• Maggie Smith: I said 'It can't go on' and he said 'No, it can't'. Honestly, I don't think I could have mattered less to him by then, but by then, nothing mattered to him.

    • Dame Maggie Smith: [on her friend, Dame Judi Dench] Jude is the most incredibly level person. Generous, understanding. All the things I'd have to work very hard at, Jude is like that all the time. I would love to be like that. And working with Jude you have to try to remember that you ought to be like that.

    • Dame Maggie Smith: [on her father] But there was an incredible nervousness about him. You couldn't do this, couldn't do that. Mustn't ride a bike, you'd be bound to fall off. Couldn't swim, you'd most certainly drown.

    • Dame Maggie Smith: My career is chequered. Then I think I got pigeon-holed in humour; Shakespeare is not my thing.

    • Dame Maggie Smith: (on roles) When you get into the granny era, you're lucky to get anything.

    • Maggie Smith: I longed to be bright and most certainly never was. I was rather hopeless, I suspect.

    • Maggie Smith: The performances you have in your head are always much better than the performances on stage.

    • Maggie Smith: [On the Harry Potter movies] There's this wonderful first assistant and he'll be saying, 'Now Harry goes down among the dragons'. You have to hold yourself together because if you lose it for a second then you're sunk.

    • Maggie Smith: It's true I don't tolerate fools, but then they don't tolerate me, so I am spiky. Maybe that's why I'm quite good at playing spiky elderly ladies.

    • Maggie Smith: Athletically, they had a slight edge on us. We did what we could to put ourselves in a position to win.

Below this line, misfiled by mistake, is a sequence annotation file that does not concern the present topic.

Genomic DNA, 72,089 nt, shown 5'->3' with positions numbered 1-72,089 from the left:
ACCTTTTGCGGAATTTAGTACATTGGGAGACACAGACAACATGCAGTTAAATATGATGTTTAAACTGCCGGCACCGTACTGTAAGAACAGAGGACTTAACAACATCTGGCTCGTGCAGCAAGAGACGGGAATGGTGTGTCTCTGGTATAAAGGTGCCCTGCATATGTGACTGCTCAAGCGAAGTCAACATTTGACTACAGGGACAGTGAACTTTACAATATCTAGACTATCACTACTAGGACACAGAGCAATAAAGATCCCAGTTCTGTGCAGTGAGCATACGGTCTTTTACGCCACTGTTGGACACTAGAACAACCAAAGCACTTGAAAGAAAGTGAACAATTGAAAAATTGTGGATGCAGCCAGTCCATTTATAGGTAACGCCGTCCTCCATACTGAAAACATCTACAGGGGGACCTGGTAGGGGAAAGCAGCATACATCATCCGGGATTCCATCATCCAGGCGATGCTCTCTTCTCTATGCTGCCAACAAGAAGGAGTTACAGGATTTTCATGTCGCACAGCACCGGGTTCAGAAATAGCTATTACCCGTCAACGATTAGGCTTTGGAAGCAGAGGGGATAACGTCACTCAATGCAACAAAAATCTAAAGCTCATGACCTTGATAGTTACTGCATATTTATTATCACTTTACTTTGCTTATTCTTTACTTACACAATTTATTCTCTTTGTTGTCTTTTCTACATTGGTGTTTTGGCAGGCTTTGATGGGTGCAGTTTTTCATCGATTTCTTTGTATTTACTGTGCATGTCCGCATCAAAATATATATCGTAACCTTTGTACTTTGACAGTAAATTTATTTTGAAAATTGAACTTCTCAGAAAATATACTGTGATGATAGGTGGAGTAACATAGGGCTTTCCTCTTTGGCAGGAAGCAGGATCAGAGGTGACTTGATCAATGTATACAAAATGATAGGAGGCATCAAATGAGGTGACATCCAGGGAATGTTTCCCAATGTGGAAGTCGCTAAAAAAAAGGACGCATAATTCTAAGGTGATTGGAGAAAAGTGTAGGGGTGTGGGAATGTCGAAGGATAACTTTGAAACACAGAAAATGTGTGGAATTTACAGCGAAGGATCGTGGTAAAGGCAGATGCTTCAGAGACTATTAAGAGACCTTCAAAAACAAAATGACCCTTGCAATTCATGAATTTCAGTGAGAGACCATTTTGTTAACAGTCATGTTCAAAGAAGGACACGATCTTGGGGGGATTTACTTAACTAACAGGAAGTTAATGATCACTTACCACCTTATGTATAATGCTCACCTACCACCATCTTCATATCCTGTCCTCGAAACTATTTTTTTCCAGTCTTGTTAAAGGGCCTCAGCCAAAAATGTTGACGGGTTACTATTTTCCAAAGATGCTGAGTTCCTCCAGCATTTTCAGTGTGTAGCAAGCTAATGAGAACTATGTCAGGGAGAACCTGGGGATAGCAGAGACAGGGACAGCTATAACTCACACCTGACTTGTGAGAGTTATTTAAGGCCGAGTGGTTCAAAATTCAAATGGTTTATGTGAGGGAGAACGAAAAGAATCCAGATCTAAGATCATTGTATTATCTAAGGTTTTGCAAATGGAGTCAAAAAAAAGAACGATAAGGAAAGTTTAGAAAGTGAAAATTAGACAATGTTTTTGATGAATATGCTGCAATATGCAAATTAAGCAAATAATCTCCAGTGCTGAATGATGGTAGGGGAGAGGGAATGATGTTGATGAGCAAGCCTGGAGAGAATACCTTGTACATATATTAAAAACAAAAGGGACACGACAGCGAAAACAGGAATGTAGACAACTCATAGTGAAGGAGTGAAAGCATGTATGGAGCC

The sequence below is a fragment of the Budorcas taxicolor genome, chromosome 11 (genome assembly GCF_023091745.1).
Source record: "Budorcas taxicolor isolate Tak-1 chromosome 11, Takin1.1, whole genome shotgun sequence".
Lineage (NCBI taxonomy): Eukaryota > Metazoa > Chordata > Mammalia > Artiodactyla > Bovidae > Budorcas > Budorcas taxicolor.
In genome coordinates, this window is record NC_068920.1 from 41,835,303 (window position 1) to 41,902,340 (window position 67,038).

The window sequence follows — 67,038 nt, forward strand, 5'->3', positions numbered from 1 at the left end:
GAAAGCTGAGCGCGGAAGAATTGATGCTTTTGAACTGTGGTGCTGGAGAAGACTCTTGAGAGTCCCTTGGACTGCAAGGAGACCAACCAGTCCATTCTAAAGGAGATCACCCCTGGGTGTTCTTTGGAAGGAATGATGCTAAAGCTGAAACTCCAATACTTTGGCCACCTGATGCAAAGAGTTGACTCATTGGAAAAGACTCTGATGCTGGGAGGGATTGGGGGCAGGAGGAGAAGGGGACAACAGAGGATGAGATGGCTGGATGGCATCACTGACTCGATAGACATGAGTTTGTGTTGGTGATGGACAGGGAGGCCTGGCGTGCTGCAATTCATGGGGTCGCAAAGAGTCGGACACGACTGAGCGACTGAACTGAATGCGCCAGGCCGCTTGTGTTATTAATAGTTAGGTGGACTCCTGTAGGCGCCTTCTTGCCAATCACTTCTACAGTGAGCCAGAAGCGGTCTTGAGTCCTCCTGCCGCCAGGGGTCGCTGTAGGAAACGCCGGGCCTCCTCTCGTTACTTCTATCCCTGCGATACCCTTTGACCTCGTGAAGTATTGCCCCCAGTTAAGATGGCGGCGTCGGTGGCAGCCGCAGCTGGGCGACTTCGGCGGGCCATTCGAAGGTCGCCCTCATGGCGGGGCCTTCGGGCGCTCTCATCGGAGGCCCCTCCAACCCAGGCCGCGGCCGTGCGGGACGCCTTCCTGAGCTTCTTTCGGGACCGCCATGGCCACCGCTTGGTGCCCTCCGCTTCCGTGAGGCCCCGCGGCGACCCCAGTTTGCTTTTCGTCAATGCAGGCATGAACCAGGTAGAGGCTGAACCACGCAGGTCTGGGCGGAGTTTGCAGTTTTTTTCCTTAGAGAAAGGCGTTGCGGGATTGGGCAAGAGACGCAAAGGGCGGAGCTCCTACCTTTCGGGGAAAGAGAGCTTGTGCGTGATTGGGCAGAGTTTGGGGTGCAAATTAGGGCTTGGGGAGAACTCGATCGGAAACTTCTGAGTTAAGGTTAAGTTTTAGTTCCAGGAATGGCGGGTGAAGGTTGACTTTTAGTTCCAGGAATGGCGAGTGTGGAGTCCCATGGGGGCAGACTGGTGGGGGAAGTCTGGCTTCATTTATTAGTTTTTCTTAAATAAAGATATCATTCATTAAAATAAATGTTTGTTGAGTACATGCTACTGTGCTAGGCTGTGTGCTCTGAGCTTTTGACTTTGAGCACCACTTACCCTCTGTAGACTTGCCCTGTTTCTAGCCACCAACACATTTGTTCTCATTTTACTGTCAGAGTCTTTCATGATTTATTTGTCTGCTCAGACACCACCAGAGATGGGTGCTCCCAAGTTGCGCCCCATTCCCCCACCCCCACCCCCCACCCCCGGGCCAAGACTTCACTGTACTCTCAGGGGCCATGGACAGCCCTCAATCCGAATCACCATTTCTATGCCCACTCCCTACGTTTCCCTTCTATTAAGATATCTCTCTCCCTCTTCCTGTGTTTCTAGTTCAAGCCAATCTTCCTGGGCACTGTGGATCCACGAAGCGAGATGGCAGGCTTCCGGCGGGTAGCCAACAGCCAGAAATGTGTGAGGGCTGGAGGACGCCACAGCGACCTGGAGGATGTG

• Maggie Smith: We walked in last September and told her we had been beige people, but we wanted to rejuvenate our house.

    • Maggie Smith: People say it gets better, but it doesn't. It just gets different, that's all.

    • Maggie Smith: Chris and Toby are far too sane to be upset any more.

    • Maggie Smith: I believe that I am past my prime. I had reckoned on my prime lasting till I was at least fifty.

    • Maggie: Speak your mind, even if your voice shakes.

    • Maggie: I'm not tired of London yet and I've not seen Naples.

    • Maggie: I longed to be bright and most certainly never was. I was rather hopeless, I suspect.

    • Maggie: I like the ephemeral thing about theatre, every performance is like a ghost, it's there and then it's gone.

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SUBMIT REVIEW
  • One of a kind.

    10
    Great actress.
  • A Legendary Actress...

    10
    Dame Maggie Smith is absolutely a charming woman who doesn't simply portray characters in films, or on television, instead she lives whatever role she is currently engaged in. Some of my personal favorites are her roles as Mother Superior in the Sister Act films, where she outshined everyone else. Her work in Gosford Park, The Divine Secrets of the Ya-Ya Sisterhood, The First Wives Club, My House in Umbria, and countless others. She has proven not only is she a serious actress, who can portray Dramas while keeping the audience on the edge of their seats, but can hold her own in any genre she chooses. She stole hearts with her recent work in Ladies In Lavender, and cast her own spell over millions while portraying Professor Minerva McGonagall in the movie adaptations of J.K. Rowling's Best-selling series Harry Potter. It’s not often when such extraordinary things can said about just one Actress, but Maggie Smith is exception as she’s yet to deliver anything less than a star stunning performance.moreless